I hope they weren't offended when I didn't join in the anthem (for one I don't know it, for two I'm American, for three I don't agree with singing it in Church, but thats another debate for another time), it seemed like everyone did.
What is sad is more people sang the anthem than ever sing the hymns of the church... Sad
« Last Edit: April 03, 2011, 06:51:20 AM by 88Devin12 » Logged
88Devin12
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« Reply #3 on: April 03, 2011, 06:57:31 AM »

As I was looking a Greek flags on Wikipedia I recognized the word "Arkadi" which was one of the words in Greek on the banner/flag.
http://en.wikipedia.org/wiki/List_of_Greek_flag
However, I'm now unsure whether the flag also said Kypros, or whether it said Kriti...

According to Wikipedia today also marks:
http://en.wikipedia.org/wiki/April_3
1834 – The generals in the Greek War of Independence stand trial for treason.

Also, another question, they sang another hymn before the anthem, and if I remember, it had the word "Stratos" in it. It was also very Byzantine, but I couldn't think of any hymn where we mention an Army.
« Last Edit: April 03, 2011, 07:12:40 AM by 88Devin12 » Logged
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« Reply #4 on: April 03, 2011, 02:01:18 PM »

Some of the hymns we use in American have been modified and were war-related hymns asking the Mother of God to basically grant us victory in war by her powers, and then the hymns for the cross asking God to give the emperor or king victory over their adversaries by the power of the cross. Obviously these hymns didn't always "work" since the empire fell.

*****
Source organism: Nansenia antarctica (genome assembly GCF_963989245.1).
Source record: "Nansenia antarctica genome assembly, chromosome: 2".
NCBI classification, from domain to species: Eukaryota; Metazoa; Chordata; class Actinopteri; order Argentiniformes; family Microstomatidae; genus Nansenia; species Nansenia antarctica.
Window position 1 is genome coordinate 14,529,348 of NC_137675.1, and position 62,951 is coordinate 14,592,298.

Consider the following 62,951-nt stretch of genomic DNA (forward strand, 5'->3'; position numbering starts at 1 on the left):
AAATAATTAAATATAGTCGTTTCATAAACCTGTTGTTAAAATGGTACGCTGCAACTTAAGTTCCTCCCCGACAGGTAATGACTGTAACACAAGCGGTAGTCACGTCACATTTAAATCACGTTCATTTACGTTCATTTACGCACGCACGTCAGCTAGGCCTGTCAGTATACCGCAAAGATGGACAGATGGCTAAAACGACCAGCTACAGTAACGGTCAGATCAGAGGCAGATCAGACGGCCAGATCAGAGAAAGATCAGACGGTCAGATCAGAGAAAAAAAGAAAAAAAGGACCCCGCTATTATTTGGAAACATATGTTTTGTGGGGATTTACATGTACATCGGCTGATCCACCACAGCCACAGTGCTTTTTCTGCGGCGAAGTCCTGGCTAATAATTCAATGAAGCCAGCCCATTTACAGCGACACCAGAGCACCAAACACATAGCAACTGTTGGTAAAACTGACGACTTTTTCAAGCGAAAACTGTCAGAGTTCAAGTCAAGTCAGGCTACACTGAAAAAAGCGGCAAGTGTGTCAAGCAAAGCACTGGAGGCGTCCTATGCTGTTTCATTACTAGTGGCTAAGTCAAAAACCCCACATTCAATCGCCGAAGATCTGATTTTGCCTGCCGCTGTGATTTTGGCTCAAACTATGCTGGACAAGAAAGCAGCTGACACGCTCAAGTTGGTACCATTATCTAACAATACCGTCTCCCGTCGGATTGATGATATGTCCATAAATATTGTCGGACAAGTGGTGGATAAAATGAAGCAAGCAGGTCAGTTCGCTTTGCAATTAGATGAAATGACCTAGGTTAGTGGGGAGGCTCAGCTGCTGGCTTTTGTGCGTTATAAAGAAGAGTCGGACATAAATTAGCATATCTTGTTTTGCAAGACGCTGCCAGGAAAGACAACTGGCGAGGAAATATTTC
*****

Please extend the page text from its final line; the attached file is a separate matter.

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« Reply #5 on: April 03, 2011, 02:15:43 PM »

My guess is that this was a delayed commemoration of Greek Independence Day, March 25th, 1821, ....
mmmm.... 1st April is Cyprus' national day - it's more like to have been a commemoration of this (as 1st April was not on a Sunday, they used the first after).
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Basil 320
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« Reply #6 on: April 04, 2011, 05:10:40 AM »

Re. Reply No. 3, 88Devin12, The "very Byzantine" hymn you heard may have been the Apolytikion of the Holy Cross Feast, "Soson Kyrie.."  "O Lord Save Thy people, and bless Thine inheritance, grant victory to the faithfull, against their adversaries, and protect Thy people, by the power of Thy Holy Cross."  The word "Strato," Army or Armed Forces," is not in this hymn.  "Strato" is in the Great Litany of Peace, and in the Prayer Behind the Amvon, "...Save Thy people and bless Thine inheritance...Give peace to the world,  to the Churches, to the Priests, to our civil authorities to our Armed Forces..."  The Kontakion of the Annunciation Feast is another good possibility, and possibly why you received the impression that "strato" was in it, "To thee, the Champion Leader..." in Greek is, "Ti ipermaho, stratigo ta nikitiria."  Both of these hymns are commonly chanted at patriotic events.
« Last Edit: April 04, 2011, 05:16:25 AM by Basil 320 » Logged